‘Life may change for us all’: How we respond to the coronavirus crisis will be defining, historians say

The coronavirus has quickly become a defining moment, historians say, but whether it is a new 9/11 or a looming Great Depression is partly up to us.

3/30/2020 7:50:00 AM

There could be a silver lining, historians, economists and writers say: We as a nation can choose to seize this moment to create an even greater society better poised to protect its citizens from future crises.

The coronavirus has quickly become a defining moment, historians say, but whether it is a new 9/11 or a looming Great Depression is partly up to us.

case.Since then, this global crisis has mushroomed into a national defining moment with as yet untallied cultural andeconomic repercussions. No one questions whether we will be talking about this for generations. If there is debate, it is over the proper historical comparison.

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Is this like the 2008 financial crisis, 9/11, World War II? Or perhaps, as some economists predict and news that3.3 million people applied for unemployment last weeksuggests, will this be remembered as a period of deep loss and poverty, something like the grim 1930s when unemployment hit 25%?

“This will be very economically disruptive, and an analogy to the Great Depression is the closest to what we may face,” says Stanford University economics professor Matthew Jackson. “These huge events can have profound changes on the views and beliefs people have.”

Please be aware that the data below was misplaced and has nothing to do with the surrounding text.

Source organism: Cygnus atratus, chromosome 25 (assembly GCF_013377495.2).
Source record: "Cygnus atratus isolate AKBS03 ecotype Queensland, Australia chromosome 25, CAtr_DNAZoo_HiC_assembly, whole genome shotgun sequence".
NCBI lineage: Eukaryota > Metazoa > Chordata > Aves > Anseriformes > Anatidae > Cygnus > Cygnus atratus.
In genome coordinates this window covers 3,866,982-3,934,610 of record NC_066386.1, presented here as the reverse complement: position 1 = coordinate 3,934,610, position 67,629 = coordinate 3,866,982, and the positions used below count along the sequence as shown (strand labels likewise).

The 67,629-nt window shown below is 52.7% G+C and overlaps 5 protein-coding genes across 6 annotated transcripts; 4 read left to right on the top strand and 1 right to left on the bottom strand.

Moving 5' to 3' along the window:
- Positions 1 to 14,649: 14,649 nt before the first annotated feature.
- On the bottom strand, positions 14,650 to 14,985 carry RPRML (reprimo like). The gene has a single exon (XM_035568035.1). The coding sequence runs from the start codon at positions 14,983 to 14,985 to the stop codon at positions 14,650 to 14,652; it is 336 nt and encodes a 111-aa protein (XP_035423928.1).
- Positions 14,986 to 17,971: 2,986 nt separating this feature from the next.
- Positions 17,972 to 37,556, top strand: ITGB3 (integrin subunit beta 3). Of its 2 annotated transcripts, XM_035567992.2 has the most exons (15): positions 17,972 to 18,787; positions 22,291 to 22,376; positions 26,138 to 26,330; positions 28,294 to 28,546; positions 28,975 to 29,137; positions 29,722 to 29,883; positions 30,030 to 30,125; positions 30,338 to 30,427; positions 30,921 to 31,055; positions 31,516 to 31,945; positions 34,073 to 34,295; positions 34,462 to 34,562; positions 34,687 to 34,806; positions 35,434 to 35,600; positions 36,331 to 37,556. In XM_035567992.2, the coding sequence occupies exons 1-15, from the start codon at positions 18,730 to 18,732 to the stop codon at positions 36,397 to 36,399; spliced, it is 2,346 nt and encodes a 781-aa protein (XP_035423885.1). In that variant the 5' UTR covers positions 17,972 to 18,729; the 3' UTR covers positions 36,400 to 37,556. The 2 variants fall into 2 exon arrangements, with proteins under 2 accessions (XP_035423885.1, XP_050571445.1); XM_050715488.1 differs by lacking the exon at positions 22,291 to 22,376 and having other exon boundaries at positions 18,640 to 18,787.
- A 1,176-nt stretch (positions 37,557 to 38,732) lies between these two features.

That we are in for difficult months and perhaps years ahead seems commonly accepted, as virus deaths mount, hospitals are overwhelmed and a decimated service-based economy spursa $2.2 trillion wartime-scale bailoutpackage in Washington, D.C.But if there is cause for optimism in these bleak times, historians, economists and writers say, it is born out of the fact that we as a nation can choose to seize this moment to create an even greater society better poised to protect its citizens from future crises.

There are precedents for bold responses to watershed American events.The Depression gave rise to the Social Security Act, which promised citizens financial safety in their later years. World War II drew women into the workforce and minorities into the military, leading to the equal and civil rights movements. And the 2008 financial meltdown gave rise to banking regulations and renewed scrutiny of illicit financial tools.

The possible positive national reactions to the COVID-19 pandemic – which as of this writing hasinfected more than 120,000 Americansand killed more than 2,000, out of a global tally of 680,000 sickened and more than 30,000 dead – are myriad.They could include a renewed appreciation of government’s role in grappling with unprecedented crises, a remaking of manufacturing pipelines so they rely less on foreign suppliers, and a

rekindled appreciation for friends and neighbors, experts say.“As tough as things look now, I do see us possibly demonstrating a sense that we’re all in this together,” says Joseph Margulies, a law professor at Cornell University in New York and author of “What Changed When Everything Changed: 9/11 and the Making of National Identity.”

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Margulies notes that in contrast to WWII, when Japanese-Americans were rounded up and interned, and the Red Scare, when those suspected of Communist leanings were blacklisted, this debacle has “governors from New York to California saying the same thing, 'stay home,' and they mean everyone, not one group.”